By Archibald Henry Sayce (editor)
Archibald Henry Sayce (1845-1933) was once an influential orientalist and philologist. He was once a pioneering Assyriologist and released commonly at the historical past, faith, and literature of the Babylonian and Assyrian peoples. In 1891 he grew to become Professor of Assyriology at Oxford college. the traditional Empires of the East (1883) is Sayce's variation, 'with Notes, Introductions and Appendices', of the 1st 3 books of The Histories via the fifth-century Greek historian Herodotus, which specialise in Egypt and Persia. In his preface Sayce states that because the box of oriental experiences is 'growing day-to-day' it's the objective of his variation to 'take inventory of our current wisdom' and 'see precisely what's the element to which our researches have introduced us'. even supposing his translation of Herodotus was once criticised on ebook because of inaccuracies, Sayce's acceptance as a very good populariser of oriental philology, background and tradition remained intact.
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Additional info for Ancient Empires of the East: Herodotos I–III
TOVTOV TOV %povov irpoel^e aircuri T&V iv TT} VVV KaXeofievrj %(opr] • airiKOfievov? Be TOV? Qolvuca? e? j TO theological and philosophic development of the country. The style of the earliest Greek writers is as oriental as their matter. The short sentences, either devoid of conjunctions or connected by the simple "and," are Semitic, not Greek, in character. So, too, are the obscure and oracular utterances of a Herakleitos. 2 The " Bed Sea " of Herodotos is the Indian Ocean, including the Persian Gulf.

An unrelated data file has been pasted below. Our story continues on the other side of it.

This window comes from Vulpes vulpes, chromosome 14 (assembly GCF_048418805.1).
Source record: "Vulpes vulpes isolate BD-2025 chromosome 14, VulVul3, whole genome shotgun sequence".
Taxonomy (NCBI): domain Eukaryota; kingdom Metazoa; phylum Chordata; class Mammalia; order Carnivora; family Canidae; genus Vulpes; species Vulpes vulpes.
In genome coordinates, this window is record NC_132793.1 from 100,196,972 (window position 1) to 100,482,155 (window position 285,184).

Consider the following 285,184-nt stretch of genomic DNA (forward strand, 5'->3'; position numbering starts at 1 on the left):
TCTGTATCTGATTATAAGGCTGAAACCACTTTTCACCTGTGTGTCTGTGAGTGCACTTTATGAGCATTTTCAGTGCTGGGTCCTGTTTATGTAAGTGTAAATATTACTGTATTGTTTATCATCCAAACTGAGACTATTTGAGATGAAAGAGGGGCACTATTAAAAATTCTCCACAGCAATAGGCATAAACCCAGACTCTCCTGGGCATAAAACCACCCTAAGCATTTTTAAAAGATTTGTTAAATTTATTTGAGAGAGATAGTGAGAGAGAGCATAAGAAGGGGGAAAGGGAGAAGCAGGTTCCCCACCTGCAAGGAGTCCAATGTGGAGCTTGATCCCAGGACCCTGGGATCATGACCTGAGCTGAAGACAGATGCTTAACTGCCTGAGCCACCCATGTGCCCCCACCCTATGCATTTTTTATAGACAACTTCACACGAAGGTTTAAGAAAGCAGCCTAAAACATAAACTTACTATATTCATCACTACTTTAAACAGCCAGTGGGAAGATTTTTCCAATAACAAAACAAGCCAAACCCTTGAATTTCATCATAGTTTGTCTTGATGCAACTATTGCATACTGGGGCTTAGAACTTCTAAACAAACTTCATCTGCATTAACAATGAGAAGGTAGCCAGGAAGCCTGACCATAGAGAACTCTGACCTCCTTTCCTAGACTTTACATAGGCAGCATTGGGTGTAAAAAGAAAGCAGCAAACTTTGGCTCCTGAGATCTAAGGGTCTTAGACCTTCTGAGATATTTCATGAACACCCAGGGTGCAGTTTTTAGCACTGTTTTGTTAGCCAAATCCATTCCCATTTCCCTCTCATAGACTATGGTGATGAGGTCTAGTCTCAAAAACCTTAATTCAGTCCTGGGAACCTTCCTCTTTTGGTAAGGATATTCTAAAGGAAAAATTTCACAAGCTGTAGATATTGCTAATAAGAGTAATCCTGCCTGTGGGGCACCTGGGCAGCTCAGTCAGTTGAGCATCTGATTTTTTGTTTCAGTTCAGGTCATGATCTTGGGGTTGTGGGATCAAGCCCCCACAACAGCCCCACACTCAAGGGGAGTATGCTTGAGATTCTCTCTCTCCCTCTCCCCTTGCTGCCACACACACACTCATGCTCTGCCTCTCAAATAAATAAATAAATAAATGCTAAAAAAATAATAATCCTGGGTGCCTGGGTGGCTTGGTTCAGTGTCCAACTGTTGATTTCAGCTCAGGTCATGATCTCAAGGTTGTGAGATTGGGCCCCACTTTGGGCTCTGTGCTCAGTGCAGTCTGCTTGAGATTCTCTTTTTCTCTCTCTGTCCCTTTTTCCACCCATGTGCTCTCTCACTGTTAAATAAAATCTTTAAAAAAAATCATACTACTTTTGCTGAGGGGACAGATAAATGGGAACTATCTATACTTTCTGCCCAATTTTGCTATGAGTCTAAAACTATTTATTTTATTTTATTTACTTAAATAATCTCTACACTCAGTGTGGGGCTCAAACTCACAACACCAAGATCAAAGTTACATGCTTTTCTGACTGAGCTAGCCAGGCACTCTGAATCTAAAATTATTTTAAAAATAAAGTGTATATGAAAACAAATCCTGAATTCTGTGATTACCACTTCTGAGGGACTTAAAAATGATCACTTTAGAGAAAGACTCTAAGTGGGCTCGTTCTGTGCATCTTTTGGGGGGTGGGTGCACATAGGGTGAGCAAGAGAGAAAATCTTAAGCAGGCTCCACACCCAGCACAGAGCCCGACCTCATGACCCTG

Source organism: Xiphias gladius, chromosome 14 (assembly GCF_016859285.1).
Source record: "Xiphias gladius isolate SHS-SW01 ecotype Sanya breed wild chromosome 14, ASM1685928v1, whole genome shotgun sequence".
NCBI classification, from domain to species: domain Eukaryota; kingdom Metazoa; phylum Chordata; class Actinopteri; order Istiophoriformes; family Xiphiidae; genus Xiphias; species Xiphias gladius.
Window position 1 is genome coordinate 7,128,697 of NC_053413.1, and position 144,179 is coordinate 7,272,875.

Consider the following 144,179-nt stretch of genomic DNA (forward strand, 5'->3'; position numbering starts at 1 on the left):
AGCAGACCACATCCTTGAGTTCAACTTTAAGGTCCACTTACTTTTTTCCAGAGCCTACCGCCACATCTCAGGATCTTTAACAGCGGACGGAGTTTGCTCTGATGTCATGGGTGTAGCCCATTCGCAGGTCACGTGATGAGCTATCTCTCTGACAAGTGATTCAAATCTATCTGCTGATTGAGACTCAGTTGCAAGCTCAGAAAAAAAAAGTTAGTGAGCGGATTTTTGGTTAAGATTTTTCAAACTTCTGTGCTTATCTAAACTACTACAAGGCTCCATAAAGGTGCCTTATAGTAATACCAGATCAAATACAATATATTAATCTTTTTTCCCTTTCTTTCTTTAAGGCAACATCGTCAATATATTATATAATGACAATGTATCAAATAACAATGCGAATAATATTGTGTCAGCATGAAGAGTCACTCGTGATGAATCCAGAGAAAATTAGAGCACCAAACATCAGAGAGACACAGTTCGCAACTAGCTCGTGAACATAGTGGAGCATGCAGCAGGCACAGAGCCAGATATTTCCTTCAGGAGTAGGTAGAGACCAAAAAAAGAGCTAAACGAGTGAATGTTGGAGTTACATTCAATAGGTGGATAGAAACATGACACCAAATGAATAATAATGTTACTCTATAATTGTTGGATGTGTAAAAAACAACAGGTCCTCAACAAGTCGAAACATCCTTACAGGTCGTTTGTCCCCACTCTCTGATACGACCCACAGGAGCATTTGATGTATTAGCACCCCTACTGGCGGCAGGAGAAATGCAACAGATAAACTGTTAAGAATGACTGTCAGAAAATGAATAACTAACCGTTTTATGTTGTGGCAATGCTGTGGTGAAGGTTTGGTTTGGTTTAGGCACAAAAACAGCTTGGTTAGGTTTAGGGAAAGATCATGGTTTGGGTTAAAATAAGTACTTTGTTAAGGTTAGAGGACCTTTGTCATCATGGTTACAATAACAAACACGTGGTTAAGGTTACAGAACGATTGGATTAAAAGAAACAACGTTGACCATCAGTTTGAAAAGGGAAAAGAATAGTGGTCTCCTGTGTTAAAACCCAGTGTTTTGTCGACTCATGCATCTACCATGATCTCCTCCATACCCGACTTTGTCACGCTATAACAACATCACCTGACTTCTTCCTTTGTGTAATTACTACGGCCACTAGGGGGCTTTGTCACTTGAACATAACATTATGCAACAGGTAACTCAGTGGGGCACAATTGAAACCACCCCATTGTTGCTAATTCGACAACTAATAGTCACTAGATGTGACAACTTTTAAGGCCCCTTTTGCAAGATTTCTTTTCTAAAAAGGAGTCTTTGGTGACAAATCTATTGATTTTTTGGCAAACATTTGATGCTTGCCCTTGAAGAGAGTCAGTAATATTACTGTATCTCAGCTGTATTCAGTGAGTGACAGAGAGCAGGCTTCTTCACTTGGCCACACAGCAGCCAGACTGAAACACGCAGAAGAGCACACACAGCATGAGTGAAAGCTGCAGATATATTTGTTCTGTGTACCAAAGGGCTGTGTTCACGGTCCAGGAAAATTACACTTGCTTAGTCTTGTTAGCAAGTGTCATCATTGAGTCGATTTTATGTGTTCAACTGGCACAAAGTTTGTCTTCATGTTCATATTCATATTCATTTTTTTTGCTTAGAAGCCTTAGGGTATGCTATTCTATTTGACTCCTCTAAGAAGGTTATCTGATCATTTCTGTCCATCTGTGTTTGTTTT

Of Herodotos, since yafiopoi for the Ionic yqfiopoi is not only used by iEskhylos (Suppl. 613), but is merely quoted by Herodotos from the Doric dialect of Sicily (vii. 155); while aviwvrai for avdvrai (ii. 3 1 Vol. i. pp. -lix. See also Struve, Qucestiones de dial. Herodoti, Works, ii. pp. 323 sq. : Dindorf, preface to edition of Herodotos (Paris, Didot, 1844) : Lhardy, Quoestionum, de dial. Herodoti (Berlin, 1844-6) : Bredow, Qucestionum Criticarum de dialecto Herod. , Specimen I. (Gottingen, 1859) ; Stein, Preface to edit, of Herodotos, vol.
3, note 9. ii. 29. In ii. 3 I have bracketed the words is 9)f/3as re KO\, which I believe to have been inserted by a copyist. Helio2 polis alone, and not Thebes, was near enough to Memphis for Herodotos to " t u r n into" in order to test what was told him at Memphis. His reason for INTRODUCTION. xxvii in so many words, but he does his best to convey the impression, and in one place (ii. 142-143) resorts to a kind of verbal legerdemain in order to effect his object. 1 There is clear evidence that Herodotos never ascended the Nile higher than the Fayum.